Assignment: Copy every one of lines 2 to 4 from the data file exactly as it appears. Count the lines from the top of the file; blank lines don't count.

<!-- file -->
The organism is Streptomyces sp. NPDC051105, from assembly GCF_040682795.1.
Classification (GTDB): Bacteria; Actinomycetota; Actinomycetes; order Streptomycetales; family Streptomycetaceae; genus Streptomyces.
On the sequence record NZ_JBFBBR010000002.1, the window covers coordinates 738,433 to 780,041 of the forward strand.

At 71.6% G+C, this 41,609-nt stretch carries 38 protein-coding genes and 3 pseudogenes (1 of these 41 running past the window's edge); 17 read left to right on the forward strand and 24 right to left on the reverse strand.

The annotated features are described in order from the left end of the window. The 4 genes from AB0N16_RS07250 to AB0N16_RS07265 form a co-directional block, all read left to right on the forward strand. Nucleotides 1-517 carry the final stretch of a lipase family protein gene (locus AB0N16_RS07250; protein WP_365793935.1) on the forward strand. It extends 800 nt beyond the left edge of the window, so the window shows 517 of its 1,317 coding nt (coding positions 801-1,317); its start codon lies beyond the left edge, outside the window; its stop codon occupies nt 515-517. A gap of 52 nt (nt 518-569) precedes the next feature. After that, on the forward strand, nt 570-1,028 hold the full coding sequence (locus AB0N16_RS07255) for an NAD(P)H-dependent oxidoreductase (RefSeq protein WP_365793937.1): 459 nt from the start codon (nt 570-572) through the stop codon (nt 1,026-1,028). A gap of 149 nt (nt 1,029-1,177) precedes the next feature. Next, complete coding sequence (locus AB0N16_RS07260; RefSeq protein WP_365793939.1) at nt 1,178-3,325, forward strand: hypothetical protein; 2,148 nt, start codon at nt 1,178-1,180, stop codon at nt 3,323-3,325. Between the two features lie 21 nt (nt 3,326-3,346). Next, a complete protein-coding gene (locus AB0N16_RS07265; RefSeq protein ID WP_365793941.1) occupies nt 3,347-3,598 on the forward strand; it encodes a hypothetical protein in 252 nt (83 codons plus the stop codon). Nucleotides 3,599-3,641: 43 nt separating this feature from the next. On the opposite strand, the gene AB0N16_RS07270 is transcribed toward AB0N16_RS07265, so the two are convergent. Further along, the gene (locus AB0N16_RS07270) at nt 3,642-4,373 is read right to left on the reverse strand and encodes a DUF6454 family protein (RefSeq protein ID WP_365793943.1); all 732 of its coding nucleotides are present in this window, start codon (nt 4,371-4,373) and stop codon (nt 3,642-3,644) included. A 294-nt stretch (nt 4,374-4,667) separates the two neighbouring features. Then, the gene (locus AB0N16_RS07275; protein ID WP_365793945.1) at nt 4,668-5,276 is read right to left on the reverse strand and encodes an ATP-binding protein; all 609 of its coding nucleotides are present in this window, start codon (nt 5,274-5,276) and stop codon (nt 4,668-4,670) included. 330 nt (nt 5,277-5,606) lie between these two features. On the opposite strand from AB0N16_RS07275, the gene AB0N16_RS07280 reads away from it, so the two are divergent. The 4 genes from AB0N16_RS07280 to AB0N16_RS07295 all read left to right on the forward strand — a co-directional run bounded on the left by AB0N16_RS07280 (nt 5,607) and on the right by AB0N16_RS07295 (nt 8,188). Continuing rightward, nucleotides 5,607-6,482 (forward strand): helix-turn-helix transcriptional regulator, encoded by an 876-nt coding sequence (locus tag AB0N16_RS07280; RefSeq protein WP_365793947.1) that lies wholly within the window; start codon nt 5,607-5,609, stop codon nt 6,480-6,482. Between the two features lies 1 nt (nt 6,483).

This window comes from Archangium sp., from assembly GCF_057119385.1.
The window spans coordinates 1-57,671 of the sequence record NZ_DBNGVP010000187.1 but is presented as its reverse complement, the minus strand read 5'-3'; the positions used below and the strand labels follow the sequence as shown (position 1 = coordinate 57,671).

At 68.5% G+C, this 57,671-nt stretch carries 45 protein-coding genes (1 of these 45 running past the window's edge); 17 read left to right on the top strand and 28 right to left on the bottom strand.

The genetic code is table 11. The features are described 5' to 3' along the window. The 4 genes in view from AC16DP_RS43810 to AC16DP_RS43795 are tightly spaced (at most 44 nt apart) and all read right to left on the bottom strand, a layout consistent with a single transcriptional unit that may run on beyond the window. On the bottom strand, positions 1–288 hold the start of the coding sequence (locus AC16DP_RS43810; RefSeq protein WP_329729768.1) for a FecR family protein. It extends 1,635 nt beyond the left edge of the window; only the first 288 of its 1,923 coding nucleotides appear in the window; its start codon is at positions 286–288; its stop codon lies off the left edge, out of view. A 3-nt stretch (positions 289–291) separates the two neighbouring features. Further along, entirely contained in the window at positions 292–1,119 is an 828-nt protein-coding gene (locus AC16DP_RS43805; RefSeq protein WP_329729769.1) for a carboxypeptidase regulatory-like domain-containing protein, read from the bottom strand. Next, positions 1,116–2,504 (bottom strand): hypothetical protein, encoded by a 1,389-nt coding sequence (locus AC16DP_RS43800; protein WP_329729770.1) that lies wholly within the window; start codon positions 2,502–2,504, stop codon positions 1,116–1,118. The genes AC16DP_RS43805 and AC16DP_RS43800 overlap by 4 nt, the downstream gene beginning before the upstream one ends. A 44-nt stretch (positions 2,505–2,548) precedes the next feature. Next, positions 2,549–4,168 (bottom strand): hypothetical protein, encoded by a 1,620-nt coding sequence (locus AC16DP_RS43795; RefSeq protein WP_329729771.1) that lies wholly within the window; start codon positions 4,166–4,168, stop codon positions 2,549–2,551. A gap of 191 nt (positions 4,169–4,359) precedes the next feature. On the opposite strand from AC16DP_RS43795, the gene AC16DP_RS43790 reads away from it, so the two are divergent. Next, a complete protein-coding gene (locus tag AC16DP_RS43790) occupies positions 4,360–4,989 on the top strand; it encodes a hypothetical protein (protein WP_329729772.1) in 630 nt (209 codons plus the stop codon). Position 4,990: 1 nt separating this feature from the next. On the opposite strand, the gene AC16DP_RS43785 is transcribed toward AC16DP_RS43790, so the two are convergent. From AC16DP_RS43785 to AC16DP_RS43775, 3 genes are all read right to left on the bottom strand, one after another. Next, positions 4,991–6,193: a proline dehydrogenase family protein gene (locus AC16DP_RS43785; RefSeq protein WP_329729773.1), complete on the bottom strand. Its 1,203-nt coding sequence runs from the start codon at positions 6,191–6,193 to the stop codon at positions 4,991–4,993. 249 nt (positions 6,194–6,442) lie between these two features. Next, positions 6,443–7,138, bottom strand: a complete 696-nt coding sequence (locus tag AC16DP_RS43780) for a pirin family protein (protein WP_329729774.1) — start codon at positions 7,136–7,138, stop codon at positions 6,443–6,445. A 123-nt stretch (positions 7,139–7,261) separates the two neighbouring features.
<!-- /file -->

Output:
Classification (GTDB): Bacteria; Actinomycetota; Actinomycetes; order Streptomycetales; family Streptomycetaceae; genus Streptomyces.
On the sequence record NZ_JBFBBR010000002.1, the window covers coordinates 738,433 to 780,041 of the forward strand.

At 71.6% G+C, this 41,609-nt stretch carries 38 protein-coding genes and 3 pseudogenes (1 of these 41 running past the window's edge); 17 read left to right on the forward strand and 24 right to left on the reverse strand.